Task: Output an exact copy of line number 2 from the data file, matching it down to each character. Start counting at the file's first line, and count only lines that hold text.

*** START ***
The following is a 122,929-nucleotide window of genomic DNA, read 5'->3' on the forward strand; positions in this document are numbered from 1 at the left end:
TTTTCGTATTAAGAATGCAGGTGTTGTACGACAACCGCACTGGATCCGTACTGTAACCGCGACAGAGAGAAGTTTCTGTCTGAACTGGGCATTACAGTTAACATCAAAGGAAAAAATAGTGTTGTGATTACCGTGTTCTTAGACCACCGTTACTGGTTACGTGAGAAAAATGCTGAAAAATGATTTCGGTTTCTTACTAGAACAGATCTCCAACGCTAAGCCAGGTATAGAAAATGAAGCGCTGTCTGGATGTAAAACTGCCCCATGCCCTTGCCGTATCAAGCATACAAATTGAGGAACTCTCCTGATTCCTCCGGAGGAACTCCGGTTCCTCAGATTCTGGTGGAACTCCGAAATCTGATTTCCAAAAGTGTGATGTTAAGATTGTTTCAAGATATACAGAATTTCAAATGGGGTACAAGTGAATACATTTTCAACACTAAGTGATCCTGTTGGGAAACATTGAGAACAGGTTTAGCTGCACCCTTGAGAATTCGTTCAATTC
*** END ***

TTTTCGTATTAAGAATGCAGGTGTTGTACGACAACCGCACTGGATCCGTACTGTAACCGCGACAGAGAGAAGTTTCTGTCTGAACTGGGCATTACAGTTAACATCAAAGGAAAAAATAGTGTTGTGATTACCGTGTTCTTAGACCACCGTTACTGGTTACGTGAGAAAAATGCTGAAAAATGATTTCGGTTTCTTACTAGAACAGATCTCCAACGCTAAGCCAGGTATAGAAAATGAAGCGCTGTCTGGATGTAAAACTGCCCCATGCCCTTGCCGTATCAAGCATACAAATTGAGGAACTCTCCTGATTCCTCCGGAGGAACTCCGGTTCCTCAGATTCTGGTGGAACTCCGAAATCTGATTTCCAAAAGTGTGATGTTAAGATTGTTTCAAGATATACAGAATTTCAAATGGGGTACAAGTGAATACATTTTCAACACTAAGTGATCCTGTTGGGAAACATTGAGAACAGGTTTAGCTGCACCCTTGAGAATTCGTTCAATTC